3. Mr. R.G. Rajan, learned Counsel appearing for the petitioner, contended that for charity to be performed certain properties are burdened with that service and hence, the endowment is not absolute. The learned Counsel further submitted that assuming that the trust is a charitable endowment, it is not a Hindu Public Charitable Endowment within the meaning of Section 3 of the Act and as such, the impugned CO., is bad. Finally, the learned Counsel submitted that the enquiry contemplated under Section 3 (2) of the Act has not properly done and further, there is a failure of natural justice which vitiated the proceedings and the subsequent
4. Thiru S. Ramalingam, Government Advocate representing the respondents, submitted that the procedure contemplated under Section 3(2) of the Act has properly followed, that it is not necessary to apply all the provisions of the Code of Civil Procedure to an enquiry by the Commissioner of H.R. and C.E., Department, or the Officers authorised by him, that the dedication in this case is a complete one and attracts the definition under Section 6(5) of the Act, that to be a Hindu charitable endowment it is not necessary that the beneficiaries should be exclusively Hindus and that the petitioner has committed a lot of malfeasance and misfeasance which warranted the issue of the impugned Notification. In order to substantiate his case, Mr. S. Ramalingam cited a number of decisions and stressed that one cannot add words to the statute for giving a particular meaning to that Section. This submission the learned Counsel was obliged to stress in view of the decision cited by Mr. R.G. Rajan, learned Counsel for the petitioner which is reported in The State of Madras v. The Urumu Seshachalam Chettiar Charities : (1960)2MLJ591 . In that decision, a Bench of this Court interpreting Sections 6(4) of the Old Act which corresponds to Section 6(5) of the present Act, held that unless the endowment is exclusively Hindu in character, the provisions of the Act cannot be invoked for extending the same to such endowment.
5. By G.O.Ms. No. 1193, C.T. and R.E., dated 31.7.1979, the first respondent, in exercise of the powers conferred under Section 3(3) of the Act, extended the provisions of the Act and the rules made thereunder to Alagumalai Nadar Chatram, Vilathikulam Town, Tirunelveli District. Such a step was taken by the Government for the following irregularities committed by the petitioner.
1. No charity is being performed even though there is enough income.
2. The accounts have not maintained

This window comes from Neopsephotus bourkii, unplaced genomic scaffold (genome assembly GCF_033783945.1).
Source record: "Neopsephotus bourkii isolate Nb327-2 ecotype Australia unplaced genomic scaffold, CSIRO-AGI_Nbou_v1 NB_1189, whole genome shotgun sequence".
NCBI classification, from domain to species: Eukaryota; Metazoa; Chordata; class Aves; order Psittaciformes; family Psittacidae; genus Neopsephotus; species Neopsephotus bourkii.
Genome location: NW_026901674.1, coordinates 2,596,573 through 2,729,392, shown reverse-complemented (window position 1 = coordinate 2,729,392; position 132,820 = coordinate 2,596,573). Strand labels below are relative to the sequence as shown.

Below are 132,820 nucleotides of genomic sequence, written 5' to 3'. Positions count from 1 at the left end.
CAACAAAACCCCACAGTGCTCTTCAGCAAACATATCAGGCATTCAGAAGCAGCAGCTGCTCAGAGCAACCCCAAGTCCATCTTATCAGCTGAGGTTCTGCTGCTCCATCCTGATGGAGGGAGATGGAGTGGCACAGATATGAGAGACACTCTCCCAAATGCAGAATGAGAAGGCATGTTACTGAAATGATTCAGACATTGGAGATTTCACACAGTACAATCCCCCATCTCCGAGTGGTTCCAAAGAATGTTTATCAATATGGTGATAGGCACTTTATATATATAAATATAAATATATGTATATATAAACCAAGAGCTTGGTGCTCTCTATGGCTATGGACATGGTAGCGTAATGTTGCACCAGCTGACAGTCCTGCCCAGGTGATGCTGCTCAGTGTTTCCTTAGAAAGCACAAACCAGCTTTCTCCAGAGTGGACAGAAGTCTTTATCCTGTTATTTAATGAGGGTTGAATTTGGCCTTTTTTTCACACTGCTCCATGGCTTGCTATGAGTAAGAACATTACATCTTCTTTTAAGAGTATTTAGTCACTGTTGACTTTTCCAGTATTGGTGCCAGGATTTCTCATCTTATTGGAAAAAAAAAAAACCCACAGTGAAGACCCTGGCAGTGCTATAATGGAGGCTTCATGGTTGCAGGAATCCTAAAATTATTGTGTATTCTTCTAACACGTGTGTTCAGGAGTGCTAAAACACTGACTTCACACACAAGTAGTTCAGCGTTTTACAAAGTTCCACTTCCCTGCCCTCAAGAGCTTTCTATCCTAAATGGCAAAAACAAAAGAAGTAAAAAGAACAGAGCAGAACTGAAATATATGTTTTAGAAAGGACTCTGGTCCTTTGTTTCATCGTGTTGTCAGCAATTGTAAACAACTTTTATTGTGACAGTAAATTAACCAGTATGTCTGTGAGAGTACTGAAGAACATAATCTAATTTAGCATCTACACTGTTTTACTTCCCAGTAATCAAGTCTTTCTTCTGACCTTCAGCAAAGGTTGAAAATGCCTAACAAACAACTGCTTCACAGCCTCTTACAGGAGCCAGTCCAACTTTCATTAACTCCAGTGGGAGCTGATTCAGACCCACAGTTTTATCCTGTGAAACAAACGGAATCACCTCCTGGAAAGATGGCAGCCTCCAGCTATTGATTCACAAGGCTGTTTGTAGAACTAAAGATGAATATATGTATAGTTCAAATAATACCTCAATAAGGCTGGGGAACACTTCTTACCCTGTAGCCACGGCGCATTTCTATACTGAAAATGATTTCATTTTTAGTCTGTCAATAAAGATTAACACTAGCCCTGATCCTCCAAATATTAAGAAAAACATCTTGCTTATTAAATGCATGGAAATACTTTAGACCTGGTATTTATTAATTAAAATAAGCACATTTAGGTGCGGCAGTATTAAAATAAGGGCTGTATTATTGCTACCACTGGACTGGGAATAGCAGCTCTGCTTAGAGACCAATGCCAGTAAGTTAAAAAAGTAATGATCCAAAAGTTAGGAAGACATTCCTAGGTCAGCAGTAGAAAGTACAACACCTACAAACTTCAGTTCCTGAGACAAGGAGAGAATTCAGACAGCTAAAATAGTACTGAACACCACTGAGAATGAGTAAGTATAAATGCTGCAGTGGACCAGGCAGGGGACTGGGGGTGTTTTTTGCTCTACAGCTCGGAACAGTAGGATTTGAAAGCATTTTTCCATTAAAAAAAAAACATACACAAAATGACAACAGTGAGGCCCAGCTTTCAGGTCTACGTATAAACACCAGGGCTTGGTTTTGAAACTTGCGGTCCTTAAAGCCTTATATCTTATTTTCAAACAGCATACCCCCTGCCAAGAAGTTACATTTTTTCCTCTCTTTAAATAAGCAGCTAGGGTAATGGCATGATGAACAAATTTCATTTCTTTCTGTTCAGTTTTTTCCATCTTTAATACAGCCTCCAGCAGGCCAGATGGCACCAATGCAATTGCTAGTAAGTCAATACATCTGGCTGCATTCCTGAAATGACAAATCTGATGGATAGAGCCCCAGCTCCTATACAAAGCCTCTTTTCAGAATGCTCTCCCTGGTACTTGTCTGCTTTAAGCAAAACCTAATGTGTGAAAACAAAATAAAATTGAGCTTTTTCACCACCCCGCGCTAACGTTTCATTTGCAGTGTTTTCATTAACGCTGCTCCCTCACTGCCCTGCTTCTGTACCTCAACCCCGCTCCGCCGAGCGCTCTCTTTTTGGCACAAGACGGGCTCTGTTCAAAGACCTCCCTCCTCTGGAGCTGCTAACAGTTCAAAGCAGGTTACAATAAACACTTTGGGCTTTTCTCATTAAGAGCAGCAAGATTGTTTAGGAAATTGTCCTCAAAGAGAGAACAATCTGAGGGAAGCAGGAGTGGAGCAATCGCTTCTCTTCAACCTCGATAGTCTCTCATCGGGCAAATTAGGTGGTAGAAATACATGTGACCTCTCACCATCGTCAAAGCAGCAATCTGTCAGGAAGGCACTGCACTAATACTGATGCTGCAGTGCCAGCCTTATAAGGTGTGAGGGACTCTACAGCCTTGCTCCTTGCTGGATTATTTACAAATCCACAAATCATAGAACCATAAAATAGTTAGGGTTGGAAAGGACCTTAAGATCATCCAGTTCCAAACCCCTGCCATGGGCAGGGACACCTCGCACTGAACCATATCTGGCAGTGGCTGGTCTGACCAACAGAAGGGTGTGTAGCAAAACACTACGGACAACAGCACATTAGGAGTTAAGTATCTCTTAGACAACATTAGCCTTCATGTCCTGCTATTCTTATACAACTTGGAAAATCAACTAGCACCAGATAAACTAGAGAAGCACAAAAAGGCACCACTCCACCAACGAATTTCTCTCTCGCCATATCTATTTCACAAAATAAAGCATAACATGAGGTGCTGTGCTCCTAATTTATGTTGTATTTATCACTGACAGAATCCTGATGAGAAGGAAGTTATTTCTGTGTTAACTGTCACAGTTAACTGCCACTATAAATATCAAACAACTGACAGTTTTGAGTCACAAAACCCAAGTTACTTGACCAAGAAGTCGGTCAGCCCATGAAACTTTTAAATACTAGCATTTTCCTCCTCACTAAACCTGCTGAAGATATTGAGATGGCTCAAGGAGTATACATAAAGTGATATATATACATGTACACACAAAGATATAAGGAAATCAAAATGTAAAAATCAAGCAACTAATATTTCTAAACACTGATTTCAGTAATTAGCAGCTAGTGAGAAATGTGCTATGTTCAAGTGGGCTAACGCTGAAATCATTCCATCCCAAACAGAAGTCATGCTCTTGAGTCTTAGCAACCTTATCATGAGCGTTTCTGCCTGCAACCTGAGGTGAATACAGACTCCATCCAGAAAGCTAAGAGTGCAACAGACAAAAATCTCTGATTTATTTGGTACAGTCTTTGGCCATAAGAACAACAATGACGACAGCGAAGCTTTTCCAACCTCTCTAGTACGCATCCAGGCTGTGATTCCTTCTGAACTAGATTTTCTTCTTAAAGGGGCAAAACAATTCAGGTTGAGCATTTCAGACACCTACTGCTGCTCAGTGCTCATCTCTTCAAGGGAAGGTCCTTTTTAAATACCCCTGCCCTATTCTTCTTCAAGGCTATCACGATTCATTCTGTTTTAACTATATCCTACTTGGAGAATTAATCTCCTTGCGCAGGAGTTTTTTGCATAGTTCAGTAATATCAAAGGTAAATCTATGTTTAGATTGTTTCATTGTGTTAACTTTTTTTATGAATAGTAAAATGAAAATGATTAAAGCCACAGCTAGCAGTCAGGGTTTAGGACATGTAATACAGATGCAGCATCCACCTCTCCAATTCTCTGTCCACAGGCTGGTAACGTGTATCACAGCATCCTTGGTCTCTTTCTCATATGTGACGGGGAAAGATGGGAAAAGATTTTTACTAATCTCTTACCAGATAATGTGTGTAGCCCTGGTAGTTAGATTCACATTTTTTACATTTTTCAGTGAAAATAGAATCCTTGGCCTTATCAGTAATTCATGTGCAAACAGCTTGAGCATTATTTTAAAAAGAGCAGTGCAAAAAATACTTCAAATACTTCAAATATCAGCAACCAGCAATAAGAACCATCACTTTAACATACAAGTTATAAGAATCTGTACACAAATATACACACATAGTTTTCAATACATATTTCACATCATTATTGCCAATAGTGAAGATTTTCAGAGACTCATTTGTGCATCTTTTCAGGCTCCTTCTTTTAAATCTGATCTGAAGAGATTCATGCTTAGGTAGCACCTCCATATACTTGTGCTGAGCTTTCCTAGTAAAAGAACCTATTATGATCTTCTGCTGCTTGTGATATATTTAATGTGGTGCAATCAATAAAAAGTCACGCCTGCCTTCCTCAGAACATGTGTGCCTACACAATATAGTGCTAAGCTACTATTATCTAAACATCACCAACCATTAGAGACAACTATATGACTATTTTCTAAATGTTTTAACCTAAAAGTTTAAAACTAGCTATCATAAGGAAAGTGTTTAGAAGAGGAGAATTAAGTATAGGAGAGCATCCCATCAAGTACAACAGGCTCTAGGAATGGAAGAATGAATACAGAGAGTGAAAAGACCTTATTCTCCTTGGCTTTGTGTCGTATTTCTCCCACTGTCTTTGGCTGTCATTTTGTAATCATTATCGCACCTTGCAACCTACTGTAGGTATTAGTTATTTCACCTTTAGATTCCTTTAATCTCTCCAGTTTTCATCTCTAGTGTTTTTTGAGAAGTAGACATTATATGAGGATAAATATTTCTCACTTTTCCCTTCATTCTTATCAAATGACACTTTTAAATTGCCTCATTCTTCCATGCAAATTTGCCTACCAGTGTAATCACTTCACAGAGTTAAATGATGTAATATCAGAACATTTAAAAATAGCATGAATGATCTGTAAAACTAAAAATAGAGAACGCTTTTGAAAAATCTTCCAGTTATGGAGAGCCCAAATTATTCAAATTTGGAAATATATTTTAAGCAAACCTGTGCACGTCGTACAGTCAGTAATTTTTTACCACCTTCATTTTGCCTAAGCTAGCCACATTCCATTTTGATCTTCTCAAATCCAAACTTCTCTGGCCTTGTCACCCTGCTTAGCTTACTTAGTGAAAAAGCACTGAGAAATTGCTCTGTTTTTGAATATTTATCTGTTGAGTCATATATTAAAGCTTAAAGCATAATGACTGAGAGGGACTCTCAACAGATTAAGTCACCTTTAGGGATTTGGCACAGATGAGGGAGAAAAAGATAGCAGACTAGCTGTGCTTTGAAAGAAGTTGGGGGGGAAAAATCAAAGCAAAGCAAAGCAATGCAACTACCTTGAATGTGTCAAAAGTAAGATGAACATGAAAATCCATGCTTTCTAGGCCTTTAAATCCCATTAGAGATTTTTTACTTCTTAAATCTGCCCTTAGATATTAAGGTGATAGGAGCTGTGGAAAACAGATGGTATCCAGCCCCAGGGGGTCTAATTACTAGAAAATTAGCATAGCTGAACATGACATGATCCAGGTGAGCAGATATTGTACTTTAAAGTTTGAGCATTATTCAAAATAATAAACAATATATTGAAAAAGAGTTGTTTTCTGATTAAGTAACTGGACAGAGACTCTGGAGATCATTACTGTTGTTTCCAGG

3. The chatram building has rented out to the Office of the Supervisor of the Tamil Nadu Electricity Board (Distribution).
4. For want of proper maintenance, the chatram building is in a dilapidated condition.
5. The properties belonging to the chatram had sold away, contrary to the conditions laid down in the deed dated the 14th May, 1981, as detailed below, namely:
(a) 0.44 cents of land in S. No. 36(82) and 1.15 acres in S. No. 55/4 in Vilathikulam Village were sold away to one Thiru S.V.M. Rathinaswami Nadar for a sum of Rs. 1,600/- on the 29th August, 1973.
(b) 5.67 cents of land in S. Nos. 186/2, 186/2, 186/5 and 186/7, in Kulathur Village were sold away to one Thiru Ramaswami Nadar for a sum of Rs. 9,500 on the 28th August, 1974.
6. No appropriate charity is performed from the remaining funds of the institution as per the conditions of the testator's deed dated the 14th May, 1921.
Before taking action, a preliminary Notification was published in the Tamil Nadu Government Gazette, dated 15.6.1977 and objections were received from the petitioner and others who were in management of the chatram.
6. This endowment was created by one Alagumalai Nadar as early as 12.4.1921 by a registered document, the direction given by the testator in this deed is to lit the light with oil in the memorial erected in memory of King George V Coronation, to do water pandal charities in the month of Chitrai every year on the occasion of Brahmothsavam of Arulmigu Meenakshisundareswarar temple in Vilathikulam and to perform such other Dharmams as is felt by the trustees. It has made clear in this document that the properties mentioned therein should not be alienated, that the chatram building has to be maintained properly, and that the income owned from these properties should be spent for the abovesaid purposes. Thus, it is clear that the dedication is absolute and not partial as pleaded by the petitioner herein. At this stage Mr. R.G. Rajan, learned Counsel appearing for the petitioner, contended that it is unnecessary to go into the question as to whether certain irregularities have committed or not if this Court comes to the conclusion that this is not a charitable endowment for which the provisions of the Act and the rules made thereunder can be extended. Hence, let me first consider as to whether the petitioner can succeed on this technical point before I advert to the other contentions raised by the learned Counsel for the petitioner.